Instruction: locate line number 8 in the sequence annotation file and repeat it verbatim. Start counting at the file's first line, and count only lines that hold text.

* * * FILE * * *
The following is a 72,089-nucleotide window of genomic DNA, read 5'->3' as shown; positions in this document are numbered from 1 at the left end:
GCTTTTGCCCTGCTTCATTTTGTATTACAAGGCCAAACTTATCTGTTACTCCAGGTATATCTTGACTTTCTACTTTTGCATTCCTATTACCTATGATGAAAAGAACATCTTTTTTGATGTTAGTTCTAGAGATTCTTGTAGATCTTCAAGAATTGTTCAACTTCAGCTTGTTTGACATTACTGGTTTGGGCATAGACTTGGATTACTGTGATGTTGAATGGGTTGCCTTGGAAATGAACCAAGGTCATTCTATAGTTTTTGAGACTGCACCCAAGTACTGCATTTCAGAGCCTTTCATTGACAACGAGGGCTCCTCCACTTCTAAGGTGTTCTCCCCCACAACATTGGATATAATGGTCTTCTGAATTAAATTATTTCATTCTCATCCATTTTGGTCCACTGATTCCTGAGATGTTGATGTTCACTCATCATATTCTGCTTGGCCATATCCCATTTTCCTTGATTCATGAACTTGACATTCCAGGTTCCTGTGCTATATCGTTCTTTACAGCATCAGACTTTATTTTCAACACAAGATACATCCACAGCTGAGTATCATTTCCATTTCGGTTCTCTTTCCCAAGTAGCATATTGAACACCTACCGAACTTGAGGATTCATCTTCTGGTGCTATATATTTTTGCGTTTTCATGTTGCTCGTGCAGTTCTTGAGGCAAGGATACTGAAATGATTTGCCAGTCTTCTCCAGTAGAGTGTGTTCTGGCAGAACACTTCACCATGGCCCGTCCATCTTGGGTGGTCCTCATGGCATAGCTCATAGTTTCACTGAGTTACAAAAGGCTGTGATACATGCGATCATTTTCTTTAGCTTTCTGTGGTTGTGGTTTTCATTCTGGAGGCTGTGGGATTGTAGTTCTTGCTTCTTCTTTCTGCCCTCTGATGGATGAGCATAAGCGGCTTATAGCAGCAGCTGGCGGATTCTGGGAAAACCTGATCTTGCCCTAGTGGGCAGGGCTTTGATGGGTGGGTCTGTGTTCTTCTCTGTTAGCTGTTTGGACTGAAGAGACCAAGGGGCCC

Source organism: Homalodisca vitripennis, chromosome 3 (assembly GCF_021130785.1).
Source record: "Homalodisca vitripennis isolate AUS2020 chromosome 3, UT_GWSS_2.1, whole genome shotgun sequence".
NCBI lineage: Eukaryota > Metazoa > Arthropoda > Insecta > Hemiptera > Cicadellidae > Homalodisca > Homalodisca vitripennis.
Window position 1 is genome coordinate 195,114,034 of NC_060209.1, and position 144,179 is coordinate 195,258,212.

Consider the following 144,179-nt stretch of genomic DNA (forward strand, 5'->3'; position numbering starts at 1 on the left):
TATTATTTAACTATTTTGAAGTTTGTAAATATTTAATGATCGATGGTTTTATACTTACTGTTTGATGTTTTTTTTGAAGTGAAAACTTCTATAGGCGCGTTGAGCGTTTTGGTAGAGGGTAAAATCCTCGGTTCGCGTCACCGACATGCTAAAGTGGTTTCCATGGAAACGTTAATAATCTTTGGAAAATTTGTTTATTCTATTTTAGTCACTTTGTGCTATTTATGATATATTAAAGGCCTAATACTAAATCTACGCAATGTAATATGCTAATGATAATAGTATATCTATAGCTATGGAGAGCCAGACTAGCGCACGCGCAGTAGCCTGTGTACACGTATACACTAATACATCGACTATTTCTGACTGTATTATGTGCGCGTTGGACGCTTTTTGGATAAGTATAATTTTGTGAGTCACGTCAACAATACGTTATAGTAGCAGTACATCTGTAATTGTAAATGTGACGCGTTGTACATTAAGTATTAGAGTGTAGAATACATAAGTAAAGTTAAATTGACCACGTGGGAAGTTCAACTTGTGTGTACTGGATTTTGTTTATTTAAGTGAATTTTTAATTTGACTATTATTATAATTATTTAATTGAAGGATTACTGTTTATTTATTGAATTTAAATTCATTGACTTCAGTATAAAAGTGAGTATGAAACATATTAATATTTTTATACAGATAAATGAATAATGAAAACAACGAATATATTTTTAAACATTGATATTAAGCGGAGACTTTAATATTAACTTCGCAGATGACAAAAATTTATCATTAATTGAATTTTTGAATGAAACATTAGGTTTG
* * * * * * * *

TATTATTTAACTATTTTGAAGTTTGTAAATATTTAATGATCGATGGTTTTATACTTACTGTTTGATGTTTTTTTTGAAGTGAAAACTTCTATAGGCGCGTTGAGCGTTTTGGTAGAGGGTAAAATCCTCGGTTCGCGTCACCGACATGCTAAAGTGGTTTCCATGGAAACGTTAATAATCTTTGGAAAATTTGTTTATTCTATTTTAGTCACTTTGTGCTATTTATGATATATTAAAGGCCTAATACTAAATCTACGCAATGTAATATGCTAATGATAATAGTATATCTATAGCTATGGAGAGCCAGACTAGCGCACGCGCAGTAGCCTGTGTACACGTATACACTAATACATCGACTATTTCTGACTGTATTATGTGCGCGTTGGACGCTTTTTGGATAAGTATAATTTTGTGAGTCACGTCAACAATACGTTATAGTAGCAGTACATCTGTAATTGTAAATGTGACGCGTTGTACATTAAGTATTAGAGTGTAGAATACATAAGTAAAGTTAAATTGACCACGTGGGAAGTTCAACTTGTGTGTACTGGATTTTGTTTATTTAAGTGAATTTTTAATTTGACTATTATTATAATTATTTAATTGAAGGATTACTGTTTATTTATTGAATTTAAATTCATTGACTTCAGTATAAAAGTGAGTATGAAACATATTAATATTTTTATACAGATAAATGAATAATGAAAACAACGAATATATTTTTAAACATTGATATTAAGCGGAGACTTTAATATTAACTTCGCAGATGACAAAAATTTATCATTAATTGAATTTTTGAATGAAACATTAGGTTTG